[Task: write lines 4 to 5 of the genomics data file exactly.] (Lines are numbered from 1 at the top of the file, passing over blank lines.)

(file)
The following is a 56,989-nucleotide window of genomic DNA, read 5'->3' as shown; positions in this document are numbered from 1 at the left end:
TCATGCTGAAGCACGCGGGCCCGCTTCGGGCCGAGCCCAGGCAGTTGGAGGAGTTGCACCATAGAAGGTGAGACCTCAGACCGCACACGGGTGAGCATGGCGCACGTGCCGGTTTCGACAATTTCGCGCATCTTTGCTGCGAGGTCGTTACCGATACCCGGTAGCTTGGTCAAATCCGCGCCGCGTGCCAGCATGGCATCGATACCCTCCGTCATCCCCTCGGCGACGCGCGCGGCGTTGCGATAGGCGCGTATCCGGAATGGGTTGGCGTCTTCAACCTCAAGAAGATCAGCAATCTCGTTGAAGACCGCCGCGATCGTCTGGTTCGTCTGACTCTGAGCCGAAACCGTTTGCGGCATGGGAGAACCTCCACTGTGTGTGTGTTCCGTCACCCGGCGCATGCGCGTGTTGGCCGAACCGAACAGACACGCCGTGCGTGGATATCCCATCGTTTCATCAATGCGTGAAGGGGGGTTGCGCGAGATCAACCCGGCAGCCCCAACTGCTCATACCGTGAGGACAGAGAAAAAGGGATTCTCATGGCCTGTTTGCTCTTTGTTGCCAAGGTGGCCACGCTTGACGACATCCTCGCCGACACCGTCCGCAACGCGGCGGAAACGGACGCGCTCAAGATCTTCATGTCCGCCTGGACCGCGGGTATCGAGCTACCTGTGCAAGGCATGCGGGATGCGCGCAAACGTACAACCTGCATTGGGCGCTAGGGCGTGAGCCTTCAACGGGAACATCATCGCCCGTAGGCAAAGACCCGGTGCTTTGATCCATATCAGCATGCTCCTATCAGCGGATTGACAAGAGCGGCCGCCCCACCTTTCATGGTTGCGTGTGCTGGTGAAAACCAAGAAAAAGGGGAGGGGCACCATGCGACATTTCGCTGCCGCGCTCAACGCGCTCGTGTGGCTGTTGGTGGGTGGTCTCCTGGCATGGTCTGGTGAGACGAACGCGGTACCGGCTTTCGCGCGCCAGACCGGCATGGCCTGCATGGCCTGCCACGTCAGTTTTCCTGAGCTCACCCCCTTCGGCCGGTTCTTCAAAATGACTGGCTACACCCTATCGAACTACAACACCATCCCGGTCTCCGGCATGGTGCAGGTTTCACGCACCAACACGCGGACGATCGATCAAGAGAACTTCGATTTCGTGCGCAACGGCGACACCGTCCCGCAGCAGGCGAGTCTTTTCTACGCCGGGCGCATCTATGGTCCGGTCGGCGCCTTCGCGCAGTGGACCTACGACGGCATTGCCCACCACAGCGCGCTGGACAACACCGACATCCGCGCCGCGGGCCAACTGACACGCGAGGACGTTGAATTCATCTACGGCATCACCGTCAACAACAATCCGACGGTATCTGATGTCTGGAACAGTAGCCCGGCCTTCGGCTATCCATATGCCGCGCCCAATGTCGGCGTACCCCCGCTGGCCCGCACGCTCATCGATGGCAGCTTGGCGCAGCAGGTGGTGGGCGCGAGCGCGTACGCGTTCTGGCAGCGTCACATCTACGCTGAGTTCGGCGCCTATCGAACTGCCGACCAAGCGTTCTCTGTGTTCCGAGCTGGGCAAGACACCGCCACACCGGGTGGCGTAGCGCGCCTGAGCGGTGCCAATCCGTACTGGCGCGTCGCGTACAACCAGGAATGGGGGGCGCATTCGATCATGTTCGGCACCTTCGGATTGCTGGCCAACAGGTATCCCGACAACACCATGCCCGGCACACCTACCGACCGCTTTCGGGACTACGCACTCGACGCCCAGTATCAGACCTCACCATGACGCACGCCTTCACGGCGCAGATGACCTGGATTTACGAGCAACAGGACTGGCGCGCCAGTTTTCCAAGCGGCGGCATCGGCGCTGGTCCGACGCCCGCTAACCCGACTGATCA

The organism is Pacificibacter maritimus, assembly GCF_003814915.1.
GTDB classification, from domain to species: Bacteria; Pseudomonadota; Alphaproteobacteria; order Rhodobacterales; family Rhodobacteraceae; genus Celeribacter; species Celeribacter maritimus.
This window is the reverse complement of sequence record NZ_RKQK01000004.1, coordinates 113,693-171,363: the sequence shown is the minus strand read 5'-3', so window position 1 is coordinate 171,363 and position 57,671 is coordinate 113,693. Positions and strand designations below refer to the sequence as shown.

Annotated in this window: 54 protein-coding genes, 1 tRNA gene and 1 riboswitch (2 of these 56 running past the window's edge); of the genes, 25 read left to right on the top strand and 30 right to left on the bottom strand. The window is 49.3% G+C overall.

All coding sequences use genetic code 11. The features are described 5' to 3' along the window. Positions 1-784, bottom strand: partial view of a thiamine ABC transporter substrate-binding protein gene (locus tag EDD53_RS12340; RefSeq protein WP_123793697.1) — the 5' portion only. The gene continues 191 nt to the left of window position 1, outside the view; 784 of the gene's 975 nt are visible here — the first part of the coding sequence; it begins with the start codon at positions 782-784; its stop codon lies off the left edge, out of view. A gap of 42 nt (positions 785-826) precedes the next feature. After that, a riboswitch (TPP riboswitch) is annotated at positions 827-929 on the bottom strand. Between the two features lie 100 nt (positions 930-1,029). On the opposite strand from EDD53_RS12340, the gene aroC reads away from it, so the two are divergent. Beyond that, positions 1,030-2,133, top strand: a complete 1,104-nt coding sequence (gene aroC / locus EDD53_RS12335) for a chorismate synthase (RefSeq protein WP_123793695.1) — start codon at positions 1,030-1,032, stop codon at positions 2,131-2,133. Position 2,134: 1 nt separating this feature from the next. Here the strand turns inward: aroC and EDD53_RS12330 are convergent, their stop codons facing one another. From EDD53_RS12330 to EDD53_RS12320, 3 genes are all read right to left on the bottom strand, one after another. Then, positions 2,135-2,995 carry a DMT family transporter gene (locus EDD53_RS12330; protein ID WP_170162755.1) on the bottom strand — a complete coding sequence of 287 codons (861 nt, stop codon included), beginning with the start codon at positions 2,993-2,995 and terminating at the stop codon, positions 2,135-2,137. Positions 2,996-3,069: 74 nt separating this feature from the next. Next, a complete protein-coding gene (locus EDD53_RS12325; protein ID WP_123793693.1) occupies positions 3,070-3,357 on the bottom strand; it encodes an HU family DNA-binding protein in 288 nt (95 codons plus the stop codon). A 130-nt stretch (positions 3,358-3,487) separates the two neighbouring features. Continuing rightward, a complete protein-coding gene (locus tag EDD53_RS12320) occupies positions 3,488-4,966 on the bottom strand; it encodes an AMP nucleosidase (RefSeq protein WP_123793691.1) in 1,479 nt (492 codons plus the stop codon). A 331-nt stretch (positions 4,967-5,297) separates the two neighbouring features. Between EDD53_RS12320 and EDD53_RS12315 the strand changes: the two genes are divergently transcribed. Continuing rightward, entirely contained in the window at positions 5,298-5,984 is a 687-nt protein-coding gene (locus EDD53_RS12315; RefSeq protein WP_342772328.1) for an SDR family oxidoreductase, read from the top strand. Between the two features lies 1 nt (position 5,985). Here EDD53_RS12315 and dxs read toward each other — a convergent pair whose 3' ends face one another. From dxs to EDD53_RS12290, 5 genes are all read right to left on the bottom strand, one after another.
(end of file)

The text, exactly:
GTDB classification, from domain to species: Bacteria; Pseudomonadota; Alphaproteobacteria; order Rhodobacterales; family Rhodobacteraceae; genus Celeribacter; species Celeribacter maritimus.
This window is the reverse complement of sequence record NZ_RKQK01000004.1, coordinates 113,693-171,363: the sequence shown is the minus strand read 5'-3', so window position 1 is coordinate 171,363 and position 57,671 is coordinate 113,693. Positions and strand designations below refer to the sequence as shown.